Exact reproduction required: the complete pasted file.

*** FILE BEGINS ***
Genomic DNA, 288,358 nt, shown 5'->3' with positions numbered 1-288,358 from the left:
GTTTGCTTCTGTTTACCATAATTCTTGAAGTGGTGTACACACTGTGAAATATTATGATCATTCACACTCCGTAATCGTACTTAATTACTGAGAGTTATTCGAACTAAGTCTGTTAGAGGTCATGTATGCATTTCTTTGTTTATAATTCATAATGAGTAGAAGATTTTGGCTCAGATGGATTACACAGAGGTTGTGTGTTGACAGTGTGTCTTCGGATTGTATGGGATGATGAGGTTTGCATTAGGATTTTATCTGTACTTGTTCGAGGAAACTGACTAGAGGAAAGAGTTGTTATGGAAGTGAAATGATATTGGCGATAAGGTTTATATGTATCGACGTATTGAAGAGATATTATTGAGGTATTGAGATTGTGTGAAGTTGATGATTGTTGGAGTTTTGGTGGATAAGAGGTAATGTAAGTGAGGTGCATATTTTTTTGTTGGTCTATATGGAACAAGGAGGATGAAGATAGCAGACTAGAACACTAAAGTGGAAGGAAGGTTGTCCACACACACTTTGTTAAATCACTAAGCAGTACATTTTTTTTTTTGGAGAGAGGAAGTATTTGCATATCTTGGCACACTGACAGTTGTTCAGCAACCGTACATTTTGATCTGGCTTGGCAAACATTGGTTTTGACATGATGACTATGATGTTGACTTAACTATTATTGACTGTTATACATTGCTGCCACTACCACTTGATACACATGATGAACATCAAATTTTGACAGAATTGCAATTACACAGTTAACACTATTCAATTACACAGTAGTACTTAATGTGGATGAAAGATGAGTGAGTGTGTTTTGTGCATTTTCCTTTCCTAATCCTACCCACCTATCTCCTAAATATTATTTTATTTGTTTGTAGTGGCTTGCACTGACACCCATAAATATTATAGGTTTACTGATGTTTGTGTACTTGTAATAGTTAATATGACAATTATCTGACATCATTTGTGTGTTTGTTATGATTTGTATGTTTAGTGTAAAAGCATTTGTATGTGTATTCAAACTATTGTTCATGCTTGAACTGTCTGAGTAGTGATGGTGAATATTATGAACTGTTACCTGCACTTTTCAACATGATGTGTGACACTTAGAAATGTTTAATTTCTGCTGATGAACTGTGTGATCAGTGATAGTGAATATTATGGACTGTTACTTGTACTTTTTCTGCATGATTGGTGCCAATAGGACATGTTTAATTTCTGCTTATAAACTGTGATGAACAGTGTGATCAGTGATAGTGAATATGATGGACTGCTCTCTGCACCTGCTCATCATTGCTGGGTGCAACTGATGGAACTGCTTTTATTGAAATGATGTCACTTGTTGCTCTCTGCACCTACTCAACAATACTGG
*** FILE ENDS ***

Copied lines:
Genomic DNA, 288,358 nt, shown 5'->3' with positions numbered 1-288,358 from the left:
GTTTGCTTCTGTTTACCATAATTCTTGAAGTGGTGTACACACTGTGAAATATTATGATCATTCACACTCCGTAATCGTACTTAATTACTGAGAGTTATTCGAACTAAGTCTGTTAGAGGTCATGTATGCATTTCTTTGTTTATAATTCATAATGAGTAGAAGATTTTGGCTCAGATGGATTACACAGAGGTTGTGTGTTGACAGTGTGTCTTCGGATTGTATGGGATGATGAGGTTTGCATTAGGATTTTATCTGTACTTGTTCGAGGAAACTGACTAGAGGAAAGAGTTGTTATGGAAGTGAAATGATATTGGCGATAAGGTTTATATGTATCGACGTATTGAAGAGATATTATTGAGGTATTGAGATTGTGTGAAGTTGATGATTGTTGGAGTTTTGGTGGATAAGAGGTAATGTAAGTGAGGTGCATATTTTTTTGTTGGTCTATATGGAACAAGGAGGATGAAGATAGCAGACTAGAACACTAAAGTGGAAGGAAGGTTGTCCACACACACTTTGTTAAATCACTAAGCAGTACATTTTTTTTTTTGGAGAGAGGAAGTATTTGCATATCTTGGCACACTGACAGTTGTTCAGCAACCGTACATTTTGATCTGGCTTGGCAAACATTGGTTTTGACATGATGACTATGATGTTGACTTAACTATTATTGACTGTTATACATTGCTGCCACTACCACTTGATACACATGATGAACATCAAATTTTGACAGAATTGCAATTACACAGTTAACACTATTCAATTACACAGTAGTACTTAATGTGGATGAAAGATGAGTGAGTGTGTTTTGTGCATTTTCCTTTCCTAATCCTACCCACCTATCTCCTAAATATTATTTTATTTGTTTGTAGTGGCTTGCACTGACACCCATAAATATTATAGGTTTACTGATGTTTGTGTACTTGTAATAGTTAATATGACAATTATCTGACATCATTTGTGTGTTTGTTATGATTTGTATGTTTAGTGTAAAAGCATTTGTATGTGTATTCAAACTATTGTTCATGCTTGAACTGTCTGAGTAGTGATGGTGAATATTATGAACTGTTACCTGCACTTTTCAACATGATGTGTGACACTTAGAAATGTTTAATTTCTGCTGATGAACTGTGTGATCAGTGATAGTGAATATTATGGACTGTTACTTGTACTTTTTCTGCATGATTGGTGCCAATAGGACATGTTTAATTTCTGCTTATAAACTGTGATGAACAGTGTGATCAGTGATAGTGAATATGATGGACTGCTCTCTGCACCTGCTCATCATTGCTGGGTGCAACTGATGGAACTGCTTTTATTGAAATGATGTCACTTGTTGCTCTCTGCACCTACTCAACAATACTGG